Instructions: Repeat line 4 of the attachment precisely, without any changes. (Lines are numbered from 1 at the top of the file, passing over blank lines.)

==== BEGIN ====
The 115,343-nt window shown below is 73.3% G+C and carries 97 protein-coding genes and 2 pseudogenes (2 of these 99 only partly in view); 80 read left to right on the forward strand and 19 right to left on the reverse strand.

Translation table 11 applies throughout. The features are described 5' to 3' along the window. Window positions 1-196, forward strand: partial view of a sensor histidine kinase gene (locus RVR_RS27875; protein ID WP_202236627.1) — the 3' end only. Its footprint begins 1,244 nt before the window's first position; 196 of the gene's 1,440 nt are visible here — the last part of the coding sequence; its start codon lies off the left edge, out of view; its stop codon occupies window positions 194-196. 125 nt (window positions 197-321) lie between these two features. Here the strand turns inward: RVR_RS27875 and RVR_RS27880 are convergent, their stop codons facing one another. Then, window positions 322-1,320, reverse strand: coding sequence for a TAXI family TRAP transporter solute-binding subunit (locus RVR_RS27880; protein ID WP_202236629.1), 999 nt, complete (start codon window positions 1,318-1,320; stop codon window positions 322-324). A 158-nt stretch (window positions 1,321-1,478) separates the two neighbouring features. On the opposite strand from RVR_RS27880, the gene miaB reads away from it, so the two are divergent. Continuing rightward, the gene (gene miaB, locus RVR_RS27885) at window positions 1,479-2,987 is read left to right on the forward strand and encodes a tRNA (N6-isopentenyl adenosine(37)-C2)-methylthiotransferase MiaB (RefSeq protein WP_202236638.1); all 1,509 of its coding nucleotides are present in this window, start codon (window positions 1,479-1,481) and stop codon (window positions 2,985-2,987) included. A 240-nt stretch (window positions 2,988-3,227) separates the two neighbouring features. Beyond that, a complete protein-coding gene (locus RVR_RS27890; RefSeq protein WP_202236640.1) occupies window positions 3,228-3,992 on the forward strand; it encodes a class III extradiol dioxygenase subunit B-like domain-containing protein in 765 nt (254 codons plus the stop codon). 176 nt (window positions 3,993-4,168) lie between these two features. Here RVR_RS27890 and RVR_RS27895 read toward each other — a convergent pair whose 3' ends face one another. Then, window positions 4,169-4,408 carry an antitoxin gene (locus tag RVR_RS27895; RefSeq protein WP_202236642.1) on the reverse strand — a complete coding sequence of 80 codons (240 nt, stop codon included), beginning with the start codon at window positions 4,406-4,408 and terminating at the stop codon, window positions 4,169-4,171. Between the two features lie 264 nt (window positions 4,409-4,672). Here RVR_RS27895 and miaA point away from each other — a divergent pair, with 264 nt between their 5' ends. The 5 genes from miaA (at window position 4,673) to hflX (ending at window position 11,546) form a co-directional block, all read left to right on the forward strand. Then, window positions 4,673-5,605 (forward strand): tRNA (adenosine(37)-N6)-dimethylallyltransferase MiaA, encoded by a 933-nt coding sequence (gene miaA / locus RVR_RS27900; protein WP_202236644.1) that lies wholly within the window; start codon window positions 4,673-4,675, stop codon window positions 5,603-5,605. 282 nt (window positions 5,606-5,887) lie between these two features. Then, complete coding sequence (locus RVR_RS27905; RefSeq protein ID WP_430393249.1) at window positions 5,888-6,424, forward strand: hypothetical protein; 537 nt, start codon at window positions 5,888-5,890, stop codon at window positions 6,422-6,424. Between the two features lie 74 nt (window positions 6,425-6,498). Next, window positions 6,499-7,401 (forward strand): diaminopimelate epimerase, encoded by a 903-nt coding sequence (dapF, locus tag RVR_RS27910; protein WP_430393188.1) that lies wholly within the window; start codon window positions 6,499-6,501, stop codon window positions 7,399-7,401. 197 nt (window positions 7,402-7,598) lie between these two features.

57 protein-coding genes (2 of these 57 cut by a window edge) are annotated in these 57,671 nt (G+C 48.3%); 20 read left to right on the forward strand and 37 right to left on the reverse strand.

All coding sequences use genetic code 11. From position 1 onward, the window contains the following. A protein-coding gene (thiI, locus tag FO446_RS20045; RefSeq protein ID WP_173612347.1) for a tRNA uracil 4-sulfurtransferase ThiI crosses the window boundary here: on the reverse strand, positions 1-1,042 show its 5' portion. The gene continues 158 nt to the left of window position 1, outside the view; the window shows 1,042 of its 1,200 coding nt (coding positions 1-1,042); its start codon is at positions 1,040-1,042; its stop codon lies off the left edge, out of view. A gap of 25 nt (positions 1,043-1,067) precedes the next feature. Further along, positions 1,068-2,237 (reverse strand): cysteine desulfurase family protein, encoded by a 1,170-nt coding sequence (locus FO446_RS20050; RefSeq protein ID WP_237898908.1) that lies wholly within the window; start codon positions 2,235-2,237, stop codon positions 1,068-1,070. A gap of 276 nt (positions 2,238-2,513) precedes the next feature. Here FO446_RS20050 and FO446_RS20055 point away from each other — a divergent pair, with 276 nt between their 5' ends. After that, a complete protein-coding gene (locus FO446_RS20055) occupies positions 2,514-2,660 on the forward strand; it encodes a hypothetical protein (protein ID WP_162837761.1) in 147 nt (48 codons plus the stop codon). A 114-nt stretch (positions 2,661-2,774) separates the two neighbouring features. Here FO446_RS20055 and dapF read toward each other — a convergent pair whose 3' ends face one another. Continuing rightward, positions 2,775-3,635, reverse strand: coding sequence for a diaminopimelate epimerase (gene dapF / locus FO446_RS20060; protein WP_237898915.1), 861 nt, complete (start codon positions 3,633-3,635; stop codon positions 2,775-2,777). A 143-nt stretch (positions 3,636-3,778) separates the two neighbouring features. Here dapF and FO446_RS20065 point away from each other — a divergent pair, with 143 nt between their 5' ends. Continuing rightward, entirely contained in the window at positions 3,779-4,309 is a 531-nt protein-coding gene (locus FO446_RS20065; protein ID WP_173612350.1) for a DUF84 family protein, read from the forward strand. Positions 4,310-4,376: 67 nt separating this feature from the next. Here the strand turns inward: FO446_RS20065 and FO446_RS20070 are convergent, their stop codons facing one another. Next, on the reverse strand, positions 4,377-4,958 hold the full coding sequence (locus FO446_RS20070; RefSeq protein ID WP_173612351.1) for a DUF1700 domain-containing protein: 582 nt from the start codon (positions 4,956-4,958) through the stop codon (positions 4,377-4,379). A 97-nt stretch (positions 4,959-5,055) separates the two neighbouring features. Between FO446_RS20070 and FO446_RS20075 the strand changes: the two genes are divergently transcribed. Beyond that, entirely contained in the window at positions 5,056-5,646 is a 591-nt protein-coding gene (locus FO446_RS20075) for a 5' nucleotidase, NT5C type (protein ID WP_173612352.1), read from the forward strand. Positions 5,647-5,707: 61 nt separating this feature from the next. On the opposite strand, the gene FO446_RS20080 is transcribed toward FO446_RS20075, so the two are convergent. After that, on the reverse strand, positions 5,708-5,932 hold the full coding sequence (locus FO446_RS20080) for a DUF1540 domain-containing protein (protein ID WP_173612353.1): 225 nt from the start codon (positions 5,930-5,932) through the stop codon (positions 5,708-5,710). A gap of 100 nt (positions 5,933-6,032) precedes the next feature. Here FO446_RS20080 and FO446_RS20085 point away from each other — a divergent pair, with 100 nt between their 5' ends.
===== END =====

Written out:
All coding sequences use genetic code 11. From position 1 onward, the window contains the following. A protein-coding gene (thiI, locus tag FO446_RS20045; RefSeq protein ID WP_173612347.1) for a tRNA uracil 4-sulfurtransferase ThiI crosses the window boundary here: on the reverse strand, positions 1-1,042 show its 5' portion. The gene continues 158 nt to the left of window position 1, outside the view; the window shows 1,042 of its 1,200 coding nt (coding positions 1-1,042); its start codon is at positions 1,040-1,042; its stop codon lies off the left edge, out of view. A gap of 25 nt (positions 1,043-1,067) precedes the next feature. Further along, positions 1,068-2,237 (reverse strand): cysteine desulfurase family protein, encoded by a 1,170-nt coding sequence (locus FO446_RS20050; RefSeq protein ID WP_237898908.1) that lies wholly within the window; start codon positions 2,235-2,237, stop codon positions 1,068-1,070. A gap of 276 nt (positions 2,238-2,513) precedes the next feature. Here FO446_RS20050 and FO446_RS20055 point away from each other — a divergent pair, with 276 nt between their 5' ends. After that, a complete protein-coding gene (locus FO446_RS20055) occupies positions 2,514-2,660 on the forward strand; it encodes a hypothetical protein (protein ID WP_162837761.1) in 147 nt (48 codons plus the stop codon). A 114-nt stretch (positions 2,661-2,774) separates the two neighbouring features. Here FO446_RS20055 and dapF read toward each other — a convergent pair whose 3' ends face one another. Continuing rightward, positions 2,775-3,635, reverse strand: coding sequence for a diaminopimelate epimerase (gene dapF / locus FO446_RS20060; protein WP_237898915.1), 861 nt, complete (start codon positions 3,633-3,635; stop codon positions 2,775-2,777). A 143-nt stretch (positions 3,636-3,778) separates the two neighbouring features. Here dapF and FO446_RS20065 point away from each other — a divergent pair, with 143 nt between their 5' ends. Continuing rightward, entirely contained in the window at positions 3,779-4,309 is a 531-nt protein-coding gene (locus FO446_RS20065; protein ID WP_173612350.1) for a DUF84 family protein, read from the forward strand. Positions 4,310-4,376: 67 nt separating this feature from the next. Here the strand turns inward: FO446_RS20065 and FO446_RS20070 are convergent, their stop codons facing one another. Next, on the reverse strand, positions 4,377-4,958 hold the full coding sequence (locus FO446_RS20070; RefSeq protein ID WP_173612351.1) for a DUF1700 domain-containing protein: 582 nt from the start codon (positions 4,956-4,958) through the stop codon (positions 4,377-4,379). A 97-nt stretch (positions 4,959-5,055) separates the two neighbouring features. Between FO446_RS20070 and FO446_RS20075 the strand changes: the two genes are divergently transcribed. Beyond that, entirely contained in the window at positions 5,056-5,646 is a 591-nt protein-coding gene (locus FO446_RS20075) for a 5' nucleotidase, NT5C type (protein ID WP_173612352.1), read from the forward strand. Positions 5,647-5,707: 61 nt separating this feature from the next. On the opposite strand, the gene FO446_RS20080 is transcribed toward FO446_RS20075, so the two are convergent. After that, on the reverse strand, positions 5,708-5,932 hold the full coding sequence (locus FO446_RS20080) for a DUF1540 domain-containing protein (protein ID WP_173612353.1): 225 nt from the start codon (positions 5,930-5,932) through the stop codon (positions 5,708-5,710). A gap of 100 nt (positions 5,933-6,032) precedes the next feature. Here FO446_RS20080 and FO446_RS20085 point away from each other — a divergent pair, with 100 nt between their 5' ends.